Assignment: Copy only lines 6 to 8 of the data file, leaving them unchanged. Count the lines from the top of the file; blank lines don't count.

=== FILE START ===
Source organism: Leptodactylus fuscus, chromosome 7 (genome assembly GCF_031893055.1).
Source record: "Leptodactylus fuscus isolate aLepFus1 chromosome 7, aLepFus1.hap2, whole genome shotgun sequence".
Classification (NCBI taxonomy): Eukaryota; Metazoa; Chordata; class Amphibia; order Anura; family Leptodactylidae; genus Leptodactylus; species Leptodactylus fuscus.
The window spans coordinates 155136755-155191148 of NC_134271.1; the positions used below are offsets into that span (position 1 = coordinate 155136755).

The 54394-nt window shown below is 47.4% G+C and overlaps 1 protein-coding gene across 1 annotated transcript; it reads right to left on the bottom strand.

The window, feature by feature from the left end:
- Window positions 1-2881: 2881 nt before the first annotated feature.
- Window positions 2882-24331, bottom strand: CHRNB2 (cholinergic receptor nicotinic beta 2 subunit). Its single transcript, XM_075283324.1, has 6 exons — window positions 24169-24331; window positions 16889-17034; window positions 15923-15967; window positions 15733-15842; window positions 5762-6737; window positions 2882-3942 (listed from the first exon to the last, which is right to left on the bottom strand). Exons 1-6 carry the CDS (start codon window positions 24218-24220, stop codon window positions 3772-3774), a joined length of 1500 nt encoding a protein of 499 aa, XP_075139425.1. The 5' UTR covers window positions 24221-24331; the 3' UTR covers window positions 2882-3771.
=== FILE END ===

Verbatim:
The window, feature by feature from the left end:
- Window positions 1-2881: 2881 nt before the first annotated feature.
- Window positions 2882-24331, bottom strand: CHRNB2 (cholinergic receptor nicotinic beta 2 subunit). Its single transcript, XM_075283324.1, has 6 exons — window positions 24169-24331; window positions 16889-17034; window positions 15923-15967; window positions 15733-15842; window positions 5762-6737; window positions 2882-3942 (listed from the first exon to the last, which is right to left on the bottom strand). Exons 1-6 carry the CDS (start codon window positions 24218-24220, stop codon window positions 3772-3774), a joined length of 1500 nt encoding a protein of 499 aa, XP_075139425.1. The 5' UTR covers window positions 24221-24331; the 3' UTR covers window positions 2882-3771.